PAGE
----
By: Jocelyn Chung
This blog post illustrates the role of the church for the first immigrants. Please read to the end to see Jocelyn’s personal reflection on the content of the post.
What was the role of the church for these immigrants?
In 1948, Tae-yon Whang left his home in Korea, becoming the first Korean immigrant to settle in Canada. At the same time, the prevailing attitude in the West was one of Anglo-Conformity. If the immigrant could not conform to Western culture, they would be excluded. On the flipside, if the immigrant were to conform, they would be taking on the identity of the dominant culture, which includes changing their name, speaking English, and taking on the Christian Protestant lifestyle. On top of this, new immigrants, despite their high educational attainment in Korea, were forced to work jobs leaps and bounds below what they were actually qualified to do. Most did still held onto economic security, but more than that, psychological and physical problems were what put them in even trickier positions. Korean immigrants had to endure long and hard hours doing physical labour while experiencing discrimination on a daily basis, practically unable to defend themselves.
Home Away from Home
Because of this struggle, the first Korean churches were established in the 60’s by immigrant pastors yearning to create a safe space for their own community separate from Canadian churches that were too far off from what they knew to be home. For the first immigrants, when they came to Canada, nothing was what they knew. They came to start a new life and for opportunities that they couldn’t get in Korea, but the new land was not one to welcome them. Isolation and the immigrant life were so inextricably interwoven, that they were left no choice but to create a new place suited for them and their needs. This place quickly became the church. At the church they did not need to worry about any cultural or linguistic barrier, and it was a place for them to feel empowered once again in such an inhospitable culture. The isolation they experienced was also something that was relieved by the church. It gave them a community rooted in God where they were given a voice to speak and release all the pain of hardships they had endured.
A Truly Korean Community
Church also served as the centre of social gatherings where immigrants come together with the shared experience of being an isolated newcomer in such a foreign land. When they came, they left everything only to come to a place that did not accept them. It was only natural for them to not only establish their own space, but also to maintain it, holding on to as much of their culture and lifestyle as they could. This is shown through the differences between the relationship between Korean immigrant churches and their community versus that of their homeland churches in Korea. As for immigrant churches, they maintain the distinction of the space being Korean, rather than just simply another church. This was a decision made by the first immigrants that has transcended generations, with some current immigrant churches still being distinguished as Korean. Not only this, but the first immigrants also constructed the church into an environment that would be suitable for their children to be raised in as well. Their dedication and support for the church reflected this vision, and it changed the way immigrant churches do fellowship. The congregation was much more intimate and tight knit, which also has carried on to this day as a prominent culture within the church.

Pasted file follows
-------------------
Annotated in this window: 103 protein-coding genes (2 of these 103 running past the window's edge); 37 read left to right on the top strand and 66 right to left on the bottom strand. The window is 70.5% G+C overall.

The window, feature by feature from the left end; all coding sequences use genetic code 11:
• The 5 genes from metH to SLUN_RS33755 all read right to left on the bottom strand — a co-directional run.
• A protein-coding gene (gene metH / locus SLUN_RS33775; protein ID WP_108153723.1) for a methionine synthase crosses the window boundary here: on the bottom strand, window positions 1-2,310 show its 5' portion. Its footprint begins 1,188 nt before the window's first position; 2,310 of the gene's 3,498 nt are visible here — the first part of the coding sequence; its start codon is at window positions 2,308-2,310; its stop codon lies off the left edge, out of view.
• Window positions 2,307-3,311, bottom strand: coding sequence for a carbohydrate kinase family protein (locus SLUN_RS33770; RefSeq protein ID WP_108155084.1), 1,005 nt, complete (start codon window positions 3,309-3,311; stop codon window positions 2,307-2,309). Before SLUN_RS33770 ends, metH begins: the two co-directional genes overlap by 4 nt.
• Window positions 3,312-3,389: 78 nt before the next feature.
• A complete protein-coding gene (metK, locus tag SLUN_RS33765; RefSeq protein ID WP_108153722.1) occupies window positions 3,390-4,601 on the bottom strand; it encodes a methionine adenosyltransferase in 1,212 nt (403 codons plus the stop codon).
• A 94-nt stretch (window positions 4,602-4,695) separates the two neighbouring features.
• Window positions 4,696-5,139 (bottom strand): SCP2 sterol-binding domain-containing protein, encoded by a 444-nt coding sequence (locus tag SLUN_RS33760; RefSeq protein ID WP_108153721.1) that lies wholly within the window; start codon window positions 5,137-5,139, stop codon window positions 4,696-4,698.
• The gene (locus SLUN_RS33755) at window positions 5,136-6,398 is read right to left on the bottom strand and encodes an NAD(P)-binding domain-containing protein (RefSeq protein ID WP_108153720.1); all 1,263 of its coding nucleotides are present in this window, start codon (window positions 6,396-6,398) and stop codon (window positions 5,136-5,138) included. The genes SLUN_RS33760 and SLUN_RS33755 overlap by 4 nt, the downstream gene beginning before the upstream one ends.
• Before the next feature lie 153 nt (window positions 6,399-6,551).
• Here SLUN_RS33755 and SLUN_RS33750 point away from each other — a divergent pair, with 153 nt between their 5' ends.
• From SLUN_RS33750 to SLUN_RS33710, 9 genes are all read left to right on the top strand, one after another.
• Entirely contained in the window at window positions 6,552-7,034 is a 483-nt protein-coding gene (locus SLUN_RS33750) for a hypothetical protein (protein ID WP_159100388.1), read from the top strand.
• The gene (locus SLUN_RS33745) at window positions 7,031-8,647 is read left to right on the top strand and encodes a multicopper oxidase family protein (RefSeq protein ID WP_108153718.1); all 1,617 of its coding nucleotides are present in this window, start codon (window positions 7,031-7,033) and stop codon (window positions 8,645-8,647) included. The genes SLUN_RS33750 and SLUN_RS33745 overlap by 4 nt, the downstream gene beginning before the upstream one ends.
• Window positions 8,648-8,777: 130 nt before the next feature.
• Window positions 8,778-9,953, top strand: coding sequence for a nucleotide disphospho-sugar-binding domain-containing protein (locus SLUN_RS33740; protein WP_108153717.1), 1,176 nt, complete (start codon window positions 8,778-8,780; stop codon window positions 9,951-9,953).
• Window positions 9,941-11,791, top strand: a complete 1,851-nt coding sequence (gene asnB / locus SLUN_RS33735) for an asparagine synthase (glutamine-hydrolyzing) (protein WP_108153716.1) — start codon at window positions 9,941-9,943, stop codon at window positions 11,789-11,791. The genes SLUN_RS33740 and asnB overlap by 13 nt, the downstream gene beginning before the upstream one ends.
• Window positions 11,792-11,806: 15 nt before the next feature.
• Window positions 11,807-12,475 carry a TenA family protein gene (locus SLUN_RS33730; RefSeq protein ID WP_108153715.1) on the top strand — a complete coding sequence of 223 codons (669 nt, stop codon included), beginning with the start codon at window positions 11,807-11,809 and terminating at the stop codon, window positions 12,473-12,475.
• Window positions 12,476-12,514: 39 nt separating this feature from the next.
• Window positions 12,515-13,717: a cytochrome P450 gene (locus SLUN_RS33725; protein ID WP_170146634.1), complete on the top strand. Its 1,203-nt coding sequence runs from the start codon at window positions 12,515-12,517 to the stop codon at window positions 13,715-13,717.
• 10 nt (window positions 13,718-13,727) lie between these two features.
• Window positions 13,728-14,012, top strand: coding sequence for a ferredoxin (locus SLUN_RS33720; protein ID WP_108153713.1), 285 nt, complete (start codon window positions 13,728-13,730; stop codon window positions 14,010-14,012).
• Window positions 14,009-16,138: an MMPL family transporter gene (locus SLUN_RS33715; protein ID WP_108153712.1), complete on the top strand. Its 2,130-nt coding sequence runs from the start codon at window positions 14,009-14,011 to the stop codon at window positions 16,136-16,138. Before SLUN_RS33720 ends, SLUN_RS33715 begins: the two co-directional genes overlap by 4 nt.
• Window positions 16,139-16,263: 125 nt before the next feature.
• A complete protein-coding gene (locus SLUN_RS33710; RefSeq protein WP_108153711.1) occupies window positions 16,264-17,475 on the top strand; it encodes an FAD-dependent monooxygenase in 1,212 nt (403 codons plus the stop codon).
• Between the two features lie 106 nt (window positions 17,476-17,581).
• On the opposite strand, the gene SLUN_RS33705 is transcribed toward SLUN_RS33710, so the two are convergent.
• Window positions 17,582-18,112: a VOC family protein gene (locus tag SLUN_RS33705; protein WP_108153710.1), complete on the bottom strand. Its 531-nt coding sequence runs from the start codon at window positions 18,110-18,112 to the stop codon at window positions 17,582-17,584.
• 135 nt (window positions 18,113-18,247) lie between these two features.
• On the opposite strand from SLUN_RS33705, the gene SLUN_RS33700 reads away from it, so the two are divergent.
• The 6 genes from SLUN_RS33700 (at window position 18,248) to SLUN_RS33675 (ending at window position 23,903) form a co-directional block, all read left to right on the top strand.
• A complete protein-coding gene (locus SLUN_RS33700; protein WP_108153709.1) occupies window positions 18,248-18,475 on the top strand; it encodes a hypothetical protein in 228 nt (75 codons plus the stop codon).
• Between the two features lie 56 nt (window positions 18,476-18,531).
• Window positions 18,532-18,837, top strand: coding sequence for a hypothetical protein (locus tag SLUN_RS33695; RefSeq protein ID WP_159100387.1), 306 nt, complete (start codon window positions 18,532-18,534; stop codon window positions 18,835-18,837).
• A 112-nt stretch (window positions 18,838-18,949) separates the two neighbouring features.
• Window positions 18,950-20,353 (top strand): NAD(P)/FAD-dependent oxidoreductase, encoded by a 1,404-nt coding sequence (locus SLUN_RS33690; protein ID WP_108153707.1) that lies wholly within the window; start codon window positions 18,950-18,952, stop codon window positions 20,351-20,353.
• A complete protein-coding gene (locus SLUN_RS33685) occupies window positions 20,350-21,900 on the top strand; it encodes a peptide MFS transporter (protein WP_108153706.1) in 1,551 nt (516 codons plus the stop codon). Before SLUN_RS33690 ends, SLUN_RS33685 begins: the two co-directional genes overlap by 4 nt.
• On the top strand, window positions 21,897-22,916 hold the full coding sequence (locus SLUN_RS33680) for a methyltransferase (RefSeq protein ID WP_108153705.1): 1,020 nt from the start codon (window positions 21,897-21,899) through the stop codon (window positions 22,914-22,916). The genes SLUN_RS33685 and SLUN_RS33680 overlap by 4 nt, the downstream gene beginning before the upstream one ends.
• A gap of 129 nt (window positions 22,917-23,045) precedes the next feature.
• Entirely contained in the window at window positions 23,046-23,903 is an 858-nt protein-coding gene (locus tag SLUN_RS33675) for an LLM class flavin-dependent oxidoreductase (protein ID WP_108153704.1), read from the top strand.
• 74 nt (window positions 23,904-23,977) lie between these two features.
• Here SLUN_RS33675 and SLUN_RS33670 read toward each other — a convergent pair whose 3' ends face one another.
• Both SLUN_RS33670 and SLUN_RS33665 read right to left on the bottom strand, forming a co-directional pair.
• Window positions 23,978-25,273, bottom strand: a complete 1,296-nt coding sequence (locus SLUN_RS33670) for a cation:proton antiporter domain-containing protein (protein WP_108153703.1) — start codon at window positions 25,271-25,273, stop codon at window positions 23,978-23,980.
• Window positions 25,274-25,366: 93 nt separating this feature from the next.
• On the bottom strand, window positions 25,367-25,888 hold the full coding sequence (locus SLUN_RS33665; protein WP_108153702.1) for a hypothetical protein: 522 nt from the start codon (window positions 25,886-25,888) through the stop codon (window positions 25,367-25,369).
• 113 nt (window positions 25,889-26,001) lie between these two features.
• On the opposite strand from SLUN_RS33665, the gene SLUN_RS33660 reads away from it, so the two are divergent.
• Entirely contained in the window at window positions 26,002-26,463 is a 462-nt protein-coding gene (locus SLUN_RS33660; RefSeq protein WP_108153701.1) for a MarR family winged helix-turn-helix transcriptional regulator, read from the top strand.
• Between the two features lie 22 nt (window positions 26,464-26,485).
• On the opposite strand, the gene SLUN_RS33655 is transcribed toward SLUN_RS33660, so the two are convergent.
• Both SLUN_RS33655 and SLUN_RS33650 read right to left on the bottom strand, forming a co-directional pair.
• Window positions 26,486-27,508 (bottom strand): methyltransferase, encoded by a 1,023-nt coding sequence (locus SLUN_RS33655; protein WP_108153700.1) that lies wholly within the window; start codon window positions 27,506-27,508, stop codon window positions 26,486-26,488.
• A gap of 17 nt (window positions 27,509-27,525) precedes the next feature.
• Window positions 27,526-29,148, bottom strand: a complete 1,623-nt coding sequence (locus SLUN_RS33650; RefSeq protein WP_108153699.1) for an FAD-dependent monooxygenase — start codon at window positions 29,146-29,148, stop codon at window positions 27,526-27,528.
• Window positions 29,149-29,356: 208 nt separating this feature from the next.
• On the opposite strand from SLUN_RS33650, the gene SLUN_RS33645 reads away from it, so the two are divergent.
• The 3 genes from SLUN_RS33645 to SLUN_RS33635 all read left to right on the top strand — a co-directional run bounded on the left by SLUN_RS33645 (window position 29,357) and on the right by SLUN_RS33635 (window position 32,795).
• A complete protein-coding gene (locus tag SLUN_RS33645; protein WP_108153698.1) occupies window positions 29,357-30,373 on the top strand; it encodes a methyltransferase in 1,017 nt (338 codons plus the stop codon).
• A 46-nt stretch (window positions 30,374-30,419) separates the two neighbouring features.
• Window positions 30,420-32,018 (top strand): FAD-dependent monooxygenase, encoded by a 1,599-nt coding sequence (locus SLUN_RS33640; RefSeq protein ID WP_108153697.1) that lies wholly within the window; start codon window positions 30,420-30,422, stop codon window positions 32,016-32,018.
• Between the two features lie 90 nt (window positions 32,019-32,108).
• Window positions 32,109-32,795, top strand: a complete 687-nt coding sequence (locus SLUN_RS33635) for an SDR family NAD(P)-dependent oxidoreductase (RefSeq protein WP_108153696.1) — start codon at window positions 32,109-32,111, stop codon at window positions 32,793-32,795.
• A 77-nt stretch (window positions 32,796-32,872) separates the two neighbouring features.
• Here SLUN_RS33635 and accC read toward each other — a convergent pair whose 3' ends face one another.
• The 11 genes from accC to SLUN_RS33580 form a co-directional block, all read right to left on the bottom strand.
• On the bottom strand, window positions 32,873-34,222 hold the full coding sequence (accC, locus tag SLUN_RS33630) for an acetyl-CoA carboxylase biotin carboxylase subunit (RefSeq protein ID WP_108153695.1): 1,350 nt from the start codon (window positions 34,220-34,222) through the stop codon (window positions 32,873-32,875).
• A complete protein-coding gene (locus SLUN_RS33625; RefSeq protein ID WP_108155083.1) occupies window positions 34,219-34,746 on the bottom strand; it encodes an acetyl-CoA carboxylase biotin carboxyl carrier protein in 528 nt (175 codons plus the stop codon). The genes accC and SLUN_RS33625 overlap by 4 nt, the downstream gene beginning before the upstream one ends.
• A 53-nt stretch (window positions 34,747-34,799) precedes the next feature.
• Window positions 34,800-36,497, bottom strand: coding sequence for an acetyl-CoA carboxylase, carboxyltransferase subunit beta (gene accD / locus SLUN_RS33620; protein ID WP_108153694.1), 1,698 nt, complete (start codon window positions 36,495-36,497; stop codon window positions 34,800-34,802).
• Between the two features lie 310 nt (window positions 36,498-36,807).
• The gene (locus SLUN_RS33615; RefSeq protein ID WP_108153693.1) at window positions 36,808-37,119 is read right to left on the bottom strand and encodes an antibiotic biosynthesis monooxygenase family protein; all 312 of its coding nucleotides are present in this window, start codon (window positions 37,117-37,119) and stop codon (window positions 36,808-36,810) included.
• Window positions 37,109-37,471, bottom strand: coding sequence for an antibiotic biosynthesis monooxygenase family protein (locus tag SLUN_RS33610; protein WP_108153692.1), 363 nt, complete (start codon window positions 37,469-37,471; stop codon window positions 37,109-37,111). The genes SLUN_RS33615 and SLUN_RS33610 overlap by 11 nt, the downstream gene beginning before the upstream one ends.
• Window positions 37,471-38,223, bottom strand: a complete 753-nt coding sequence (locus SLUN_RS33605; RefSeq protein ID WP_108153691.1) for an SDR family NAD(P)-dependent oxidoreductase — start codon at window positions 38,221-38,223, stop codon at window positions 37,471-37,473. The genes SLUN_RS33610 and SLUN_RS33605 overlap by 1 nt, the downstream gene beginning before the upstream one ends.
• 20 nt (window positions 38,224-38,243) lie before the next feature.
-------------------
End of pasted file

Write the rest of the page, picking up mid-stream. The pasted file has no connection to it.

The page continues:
From a theological standpoint, being discriminated in such an unwelcoming society, a need to have a place to belong, and a removal from what you know as home all combine to create the theological problem of self-acceptance. Because of this, the churches have become a place that helps its members cope with any conflicts they may be having, internal or external. This dependence by immigrants on the church made the community one of great desperation and reliance, which sustained it for many years until the next generations took it upon themselves to carry on the legacy. The church became a visible community where brothers and sisters who believed in the same thing could unite and share a common goal and hope. In so many ways, the church became their salvation. They left everything they knew to be met by an unwelcoming society, and the only thing that kept most of them afloat was the knowledge that there was a community of people like them that they could depend on and go back to. God did bless them to have such a space, a place to feel at home again. In a time where they felt like they had nothing, God gave them something. The way they were able to say “Bless the Lord” has continued on through generations, and even my generation of young people are still reaping the rewards that the first generation gave us. We are all part of a community that we can consider home, and we will continue to carry on this legacy for more generations to come.
How does this affect the way I think about my faith?
Overall, the way I think about my own personal faith is affected by studying previous generations, because I see the desperation and why they needed the church. Growing up, I assumed I just needed to go to church. I never questioned why I went, I just thought I had to. However, seeing older generations and how desperately they truly needed it made me realize that that is not the case for me. I don’t need the church, yet I continue to come. I think this stems from a genuine yearning to grow deeper in my faith that I maybe wasn’t aware of before. This is also something that I feel is ingrained in me that has transcended generations, beginning with the first immigrants.
Stories of Faith is the theme of our 2019 ESM Summer Retreat, and this mini-series will be a lead-up to the retreat. Learn more about the retreat and register now!